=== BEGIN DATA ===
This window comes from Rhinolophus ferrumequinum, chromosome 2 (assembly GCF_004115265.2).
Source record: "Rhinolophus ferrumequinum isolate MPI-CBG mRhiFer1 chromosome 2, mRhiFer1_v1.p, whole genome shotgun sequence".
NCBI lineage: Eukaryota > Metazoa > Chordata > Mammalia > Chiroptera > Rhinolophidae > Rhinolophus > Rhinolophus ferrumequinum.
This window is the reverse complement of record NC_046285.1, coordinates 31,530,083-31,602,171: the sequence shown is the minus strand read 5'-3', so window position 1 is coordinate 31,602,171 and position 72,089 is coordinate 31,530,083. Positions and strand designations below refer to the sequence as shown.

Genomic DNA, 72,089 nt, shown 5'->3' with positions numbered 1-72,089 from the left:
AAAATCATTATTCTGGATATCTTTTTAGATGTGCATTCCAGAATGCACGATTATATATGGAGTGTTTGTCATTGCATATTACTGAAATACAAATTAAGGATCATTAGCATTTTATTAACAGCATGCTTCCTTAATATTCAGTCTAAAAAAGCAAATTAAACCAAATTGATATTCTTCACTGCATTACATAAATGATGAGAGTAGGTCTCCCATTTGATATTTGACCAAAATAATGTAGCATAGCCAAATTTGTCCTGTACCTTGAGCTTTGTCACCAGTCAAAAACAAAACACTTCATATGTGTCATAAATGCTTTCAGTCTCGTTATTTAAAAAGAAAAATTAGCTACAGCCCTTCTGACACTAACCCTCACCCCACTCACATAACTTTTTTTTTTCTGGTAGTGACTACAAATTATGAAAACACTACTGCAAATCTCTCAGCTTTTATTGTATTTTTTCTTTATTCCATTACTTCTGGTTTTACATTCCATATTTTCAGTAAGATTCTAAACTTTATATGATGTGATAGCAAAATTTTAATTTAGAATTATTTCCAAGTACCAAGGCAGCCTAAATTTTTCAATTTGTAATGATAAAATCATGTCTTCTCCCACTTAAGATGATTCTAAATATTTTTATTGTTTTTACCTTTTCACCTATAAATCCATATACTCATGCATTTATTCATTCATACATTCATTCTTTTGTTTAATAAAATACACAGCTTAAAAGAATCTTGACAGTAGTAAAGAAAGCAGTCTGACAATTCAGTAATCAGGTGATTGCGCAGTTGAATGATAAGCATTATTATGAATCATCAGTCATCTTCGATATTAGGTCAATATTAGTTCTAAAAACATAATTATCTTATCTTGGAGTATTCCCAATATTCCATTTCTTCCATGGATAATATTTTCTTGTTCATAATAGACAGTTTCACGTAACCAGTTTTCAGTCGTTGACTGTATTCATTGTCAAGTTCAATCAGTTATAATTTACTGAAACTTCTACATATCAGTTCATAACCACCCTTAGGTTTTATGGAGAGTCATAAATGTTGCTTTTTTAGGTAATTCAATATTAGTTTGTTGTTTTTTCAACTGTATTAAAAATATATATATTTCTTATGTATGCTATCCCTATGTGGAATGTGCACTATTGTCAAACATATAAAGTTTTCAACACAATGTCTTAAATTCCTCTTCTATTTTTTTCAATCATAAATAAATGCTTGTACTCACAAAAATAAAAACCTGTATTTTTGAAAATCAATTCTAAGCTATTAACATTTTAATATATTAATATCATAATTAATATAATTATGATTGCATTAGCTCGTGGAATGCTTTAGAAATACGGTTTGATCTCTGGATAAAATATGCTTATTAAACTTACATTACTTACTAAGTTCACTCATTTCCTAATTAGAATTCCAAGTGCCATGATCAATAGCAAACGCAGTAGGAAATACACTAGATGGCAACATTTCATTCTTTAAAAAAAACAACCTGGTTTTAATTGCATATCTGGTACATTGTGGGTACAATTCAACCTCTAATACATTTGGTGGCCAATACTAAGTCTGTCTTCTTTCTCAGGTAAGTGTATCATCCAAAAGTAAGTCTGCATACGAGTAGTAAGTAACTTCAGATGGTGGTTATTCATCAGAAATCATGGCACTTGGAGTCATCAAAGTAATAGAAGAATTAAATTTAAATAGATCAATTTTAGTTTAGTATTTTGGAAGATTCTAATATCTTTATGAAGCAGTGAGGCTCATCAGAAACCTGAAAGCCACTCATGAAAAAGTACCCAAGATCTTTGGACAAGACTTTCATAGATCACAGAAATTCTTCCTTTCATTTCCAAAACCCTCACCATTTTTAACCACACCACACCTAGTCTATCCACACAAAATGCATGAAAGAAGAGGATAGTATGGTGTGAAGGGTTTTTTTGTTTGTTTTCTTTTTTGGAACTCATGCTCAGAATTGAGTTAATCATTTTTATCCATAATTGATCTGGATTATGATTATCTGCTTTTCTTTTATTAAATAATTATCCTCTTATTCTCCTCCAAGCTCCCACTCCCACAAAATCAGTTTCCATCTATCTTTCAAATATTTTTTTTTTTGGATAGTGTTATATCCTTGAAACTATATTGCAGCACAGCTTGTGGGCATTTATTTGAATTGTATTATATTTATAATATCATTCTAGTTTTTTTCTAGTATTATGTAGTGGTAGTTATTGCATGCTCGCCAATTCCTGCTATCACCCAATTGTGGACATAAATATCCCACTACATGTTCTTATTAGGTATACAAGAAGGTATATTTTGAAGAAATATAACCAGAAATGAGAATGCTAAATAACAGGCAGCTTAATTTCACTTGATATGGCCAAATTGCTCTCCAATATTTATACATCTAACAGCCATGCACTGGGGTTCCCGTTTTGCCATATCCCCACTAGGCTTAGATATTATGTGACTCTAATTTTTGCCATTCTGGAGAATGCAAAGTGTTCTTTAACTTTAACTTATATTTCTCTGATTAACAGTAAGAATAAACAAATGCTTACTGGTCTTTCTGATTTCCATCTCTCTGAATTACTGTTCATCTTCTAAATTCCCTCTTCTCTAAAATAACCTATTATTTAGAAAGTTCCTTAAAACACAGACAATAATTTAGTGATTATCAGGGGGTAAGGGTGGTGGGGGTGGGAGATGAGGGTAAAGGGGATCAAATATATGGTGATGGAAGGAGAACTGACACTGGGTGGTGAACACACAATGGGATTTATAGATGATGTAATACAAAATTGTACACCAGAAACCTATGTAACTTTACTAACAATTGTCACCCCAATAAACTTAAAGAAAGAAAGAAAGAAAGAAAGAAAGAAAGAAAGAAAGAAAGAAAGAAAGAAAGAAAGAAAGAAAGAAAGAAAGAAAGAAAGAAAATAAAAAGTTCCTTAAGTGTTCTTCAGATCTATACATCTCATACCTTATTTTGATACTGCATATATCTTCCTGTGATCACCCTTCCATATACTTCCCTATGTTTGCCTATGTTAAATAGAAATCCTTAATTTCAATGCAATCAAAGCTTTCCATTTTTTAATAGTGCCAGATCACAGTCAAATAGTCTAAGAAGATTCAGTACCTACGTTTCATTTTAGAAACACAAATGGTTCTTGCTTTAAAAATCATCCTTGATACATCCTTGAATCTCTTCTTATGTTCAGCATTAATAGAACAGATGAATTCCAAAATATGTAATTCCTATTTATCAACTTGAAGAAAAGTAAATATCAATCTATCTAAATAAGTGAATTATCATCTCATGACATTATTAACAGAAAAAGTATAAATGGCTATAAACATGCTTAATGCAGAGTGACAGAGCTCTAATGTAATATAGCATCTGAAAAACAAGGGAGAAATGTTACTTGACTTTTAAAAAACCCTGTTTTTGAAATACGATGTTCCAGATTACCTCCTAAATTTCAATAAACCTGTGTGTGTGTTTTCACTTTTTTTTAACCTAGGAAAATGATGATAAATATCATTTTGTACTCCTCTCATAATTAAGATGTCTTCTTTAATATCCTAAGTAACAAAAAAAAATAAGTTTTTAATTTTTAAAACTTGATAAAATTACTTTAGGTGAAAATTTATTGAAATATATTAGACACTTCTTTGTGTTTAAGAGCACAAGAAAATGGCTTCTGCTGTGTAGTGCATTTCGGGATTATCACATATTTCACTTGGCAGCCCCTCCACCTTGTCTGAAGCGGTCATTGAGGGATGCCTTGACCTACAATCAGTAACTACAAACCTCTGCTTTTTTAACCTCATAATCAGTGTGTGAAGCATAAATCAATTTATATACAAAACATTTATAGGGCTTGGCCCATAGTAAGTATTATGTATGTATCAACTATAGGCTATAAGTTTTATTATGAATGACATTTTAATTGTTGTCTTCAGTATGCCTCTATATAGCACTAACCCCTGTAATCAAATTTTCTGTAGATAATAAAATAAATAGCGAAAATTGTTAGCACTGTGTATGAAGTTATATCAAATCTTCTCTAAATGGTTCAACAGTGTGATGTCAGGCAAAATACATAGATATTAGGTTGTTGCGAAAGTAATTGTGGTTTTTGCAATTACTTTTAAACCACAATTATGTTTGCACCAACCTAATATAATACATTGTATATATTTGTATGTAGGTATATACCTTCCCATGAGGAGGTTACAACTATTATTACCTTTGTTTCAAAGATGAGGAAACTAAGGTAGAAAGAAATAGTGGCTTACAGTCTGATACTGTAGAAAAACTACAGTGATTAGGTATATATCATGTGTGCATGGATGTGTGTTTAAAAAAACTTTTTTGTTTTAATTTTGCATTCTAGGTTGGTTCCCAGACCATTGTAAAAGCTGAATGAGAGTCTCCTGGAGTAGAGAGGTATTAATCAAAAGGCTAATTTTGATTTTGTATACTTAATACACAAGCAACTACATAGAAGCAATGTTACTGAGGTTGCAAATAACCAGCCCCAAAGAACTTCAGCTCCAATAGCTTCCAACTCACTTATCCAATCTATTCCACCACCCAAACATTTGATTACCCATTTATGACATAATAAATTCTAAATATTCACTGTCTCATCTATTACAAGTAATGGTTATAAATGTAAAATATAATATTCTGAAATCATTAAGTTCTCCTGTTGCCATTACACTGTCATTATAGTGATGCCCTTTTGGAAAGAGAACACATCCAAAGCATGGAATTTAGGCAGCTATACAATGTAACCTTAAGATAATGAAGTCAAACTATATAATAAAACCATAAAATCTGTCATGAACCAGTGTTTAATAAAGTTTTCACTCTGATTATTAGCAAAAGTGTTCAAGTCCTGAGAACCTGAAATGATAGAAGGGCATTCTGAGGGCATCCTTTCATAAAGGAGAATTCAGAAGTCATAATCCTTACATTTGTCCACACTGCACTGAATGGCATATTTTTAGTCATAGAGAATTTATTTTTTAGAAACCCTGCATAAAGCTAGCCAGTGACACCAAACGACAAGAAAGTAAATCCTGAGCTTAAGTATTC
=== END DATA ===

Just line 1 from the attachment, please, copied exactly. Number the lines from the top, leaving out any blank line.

This window comes from Rhinolophus ferrumequinum, chromosome 2 (assembly GCF_004115265.2).